BIRDWHISTELL: In Kentucky as Governor, Senator Clements had taken steps to 6:00reduce discrimination against blacks in the state. Did you ever discuss with him any civil rights legislation during the 1950's or his attitude toward the race question?

McCLELLAN: I don't recall.

BIRDWHISTELL: I was wondering how it would affect his relationship with the other Democrats, possibly Southern Democrats.

McCLELLAN: Well I think Earle Clements was well-liked by both the extreme conservatives and the liberals. I regard myself as a conservative. I wouldn't say an extreme conservative, but in political terminology today and philosophy I could hardly be classed any other way. And I had a high regard for Earle. I didn't find him so liberal that he was obnoxious or regarded by me as someone I couldn't work with and work out accommodations with.

7:00

BIRDWHISTELL: Well Senator I know you're pressed for time and I wanted to find out in 1956 Senator Clements lost his re-election campaign to Senator Thruston Morton. I was wondering if he ever discussed this defeat with you. Did he ever share with you some of his feelings about what happened and why?

McCLELLAN: No I don't remember any details about it.

BIRDWHISTELL: I suppose that in reflecting back now you were surprised that he was defeated in that race.

McCLELLAN: Well, of course, I knew nothing about Kentucky politics. From my viewpoint and my assessment of Earle's competency, his dedication, and the quality of service he was rendering, yes I could well say I was surprised that he wasn't re-elected. I couldn't see any reason why 8:00he should be defeated. Yet I know nothing about Kentucky politics and I wouldn't, other than that comment, wouldn't pass judgment.

BIRDWHISTELL: In '59 Senator Clements was working for Johnson's Presidential campaign. Did he ever approach you on this subject?

McCLELLAN: Oh I'm sure we talked about it.

BIRDWHISTELL: You don't recall any specific--

McCLELLAN: Oh nothing special, nothing special. We all felt that Johnson would--you're talking about, that is in '59?

BIRDWHISTELL: Yes.

McCLELLAN: I supported Johnson of course before the convention. He was a Southerner and that didn't mean I had any antipathy at all towards Kennedy because I felt very kindly towards the Kennedys and was very glad at the time, very glad that when Kennedy received the 9:00nomination that he asked Lyndon to be his running mate.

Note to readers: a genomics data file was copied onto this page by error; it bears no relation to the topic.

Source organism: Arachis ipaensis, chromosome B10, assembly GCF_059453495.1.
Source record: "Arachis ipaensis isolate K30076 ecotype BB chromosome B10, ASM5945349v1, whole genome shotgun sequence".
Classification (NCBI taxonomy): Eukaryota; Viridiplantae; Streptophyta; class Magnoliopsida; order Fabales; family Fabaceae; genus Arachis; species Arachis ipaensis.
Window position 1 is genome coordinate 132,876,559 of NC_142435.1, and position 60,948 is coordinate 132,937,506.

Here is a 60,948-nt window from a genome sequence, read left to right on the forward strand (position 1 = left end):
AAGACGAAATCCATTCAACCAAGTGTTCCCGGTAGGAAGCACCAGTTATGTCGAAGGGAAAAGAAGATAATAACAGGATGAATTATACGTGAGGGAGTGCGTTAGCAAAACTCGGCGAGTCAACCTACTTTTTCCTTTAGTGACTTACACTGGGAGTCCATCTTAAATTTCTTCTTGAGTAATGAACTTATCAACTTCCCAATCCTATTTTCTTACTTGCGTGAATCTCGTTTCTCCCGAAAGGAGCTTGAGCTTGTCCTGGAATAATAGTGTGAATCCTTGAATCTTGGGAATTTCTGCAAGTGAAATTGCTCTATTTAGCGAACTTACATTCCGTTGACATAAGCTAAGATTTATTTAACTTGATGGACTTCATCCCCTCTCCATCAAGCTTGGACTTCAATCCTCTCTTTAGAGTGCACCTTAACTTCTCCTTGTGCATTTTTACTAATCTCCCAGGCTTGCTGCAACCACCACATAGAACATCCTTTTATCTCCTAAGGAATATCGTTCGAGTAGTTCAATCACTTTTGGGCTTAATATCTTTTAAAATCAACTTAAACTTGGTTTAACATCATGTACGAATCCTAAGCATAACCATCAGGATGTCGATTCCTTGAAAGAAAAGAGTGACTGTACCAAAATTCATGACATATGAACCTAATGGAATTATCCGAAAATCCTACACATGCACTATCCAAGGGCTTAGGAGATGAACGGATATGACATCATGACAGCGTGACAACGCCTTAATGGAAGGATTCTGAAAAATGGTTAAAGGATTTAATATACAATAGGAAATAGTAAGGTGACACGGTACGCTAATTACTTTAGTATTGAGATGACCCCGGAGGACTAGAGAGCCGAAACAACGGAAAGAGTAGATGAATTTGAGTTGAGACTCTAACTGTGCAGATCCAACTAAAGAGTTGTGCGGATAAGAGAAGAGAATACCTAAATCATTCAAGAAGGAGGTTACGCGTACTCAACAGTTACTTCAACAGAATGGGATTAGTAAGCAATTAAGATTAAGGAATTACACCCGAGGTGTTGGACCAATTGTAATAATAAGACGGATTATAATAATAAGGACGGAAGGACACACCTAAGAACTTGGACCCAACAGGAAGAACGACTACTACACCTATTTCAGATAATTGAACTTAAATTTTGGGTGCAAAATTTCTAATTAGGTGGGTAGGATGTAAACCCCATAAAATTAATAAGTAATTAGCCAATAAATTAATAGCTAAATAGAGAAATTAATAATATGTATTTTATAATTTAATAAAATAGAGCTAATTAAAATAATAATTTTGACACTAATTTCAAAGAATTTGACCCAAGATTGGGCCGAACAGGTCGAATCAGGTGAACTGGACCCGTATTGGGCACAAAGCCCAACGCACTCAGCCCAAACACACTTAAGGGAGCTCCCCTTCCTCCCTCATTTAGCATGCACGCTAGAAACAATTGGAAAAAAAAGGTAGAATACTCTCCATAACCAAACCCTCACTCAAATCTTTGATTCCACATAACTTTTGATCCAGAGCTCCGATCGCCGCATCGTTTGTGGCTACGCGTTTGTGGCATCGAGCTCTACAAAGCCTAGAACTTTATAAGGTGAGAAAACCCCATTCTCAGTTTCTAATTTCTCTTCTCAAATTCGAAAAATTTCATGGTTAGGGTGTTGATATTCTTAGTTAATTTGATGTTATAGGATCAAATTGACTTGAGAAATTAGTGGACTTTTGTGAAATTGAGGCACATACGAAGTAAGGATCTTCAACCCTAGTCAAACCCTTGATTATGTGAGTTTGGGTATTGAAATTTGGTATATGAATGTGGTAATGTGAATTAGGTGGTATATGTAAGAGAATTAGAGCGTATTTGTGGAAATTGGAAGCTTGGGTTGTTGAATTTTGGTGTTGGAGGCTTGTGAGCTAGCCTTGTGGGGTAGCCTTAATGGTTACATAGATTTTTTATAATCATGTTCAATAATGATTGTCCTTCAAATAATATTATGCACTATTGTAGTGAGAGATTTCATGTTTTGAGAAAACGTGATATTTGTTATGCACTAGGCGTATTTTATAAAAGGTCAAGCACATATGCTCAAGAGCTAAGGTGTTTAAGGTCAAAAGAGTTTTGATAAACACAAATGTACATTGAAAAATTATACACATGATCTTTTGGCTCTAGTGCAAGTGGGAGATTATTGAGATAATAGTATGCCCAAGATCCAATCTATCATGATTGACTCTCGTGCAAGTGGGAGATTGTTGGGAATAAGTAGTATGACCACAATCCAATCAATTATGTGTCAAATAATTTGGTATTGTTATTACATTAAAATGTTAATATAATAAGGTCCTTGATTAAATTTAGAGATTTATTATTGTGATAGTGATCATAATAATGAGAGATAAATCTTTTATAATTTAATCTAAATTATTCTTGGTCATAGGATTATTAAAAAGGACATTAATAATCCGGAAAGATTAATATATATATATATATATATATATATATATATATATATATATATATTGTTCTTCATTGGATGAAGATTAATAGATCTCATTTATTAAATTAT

BIRDWHISTELL: Well then toward the end of his career Senator Clements went with the Tobacco Institute here in Washington. Did he ever talk with you about any legislation that effected the tobacco industry as a lobbyist and work with you on tobacco or--

McCLELLAN: Not to any great extent. He may have indicated to me sometimes on something that he favored or would like to have, but any hard core lobbying no. Earle was a good enough friend that he might chat about most anything with me. But I never regarded--I can't say at the moment that I could really say Earle ever really lobbied with me any more than maybe to indicate his 10:00views on some legislation and I can't recall that specifically.

BIRDWHISTELL: Well I appreciate your taking the time this afternoon and I was just wondering in closing if there's any story or anecdote about Senator Clements that you can recall.

McCLELLAN: No I couldn't recall any I don't believe. Some people remember every little incident, especially every little humorous incident, and I just happen not to be one of those who give those second thoughts.

BIRDWHISTELL: Thank you very much Senator.

[End of interview.]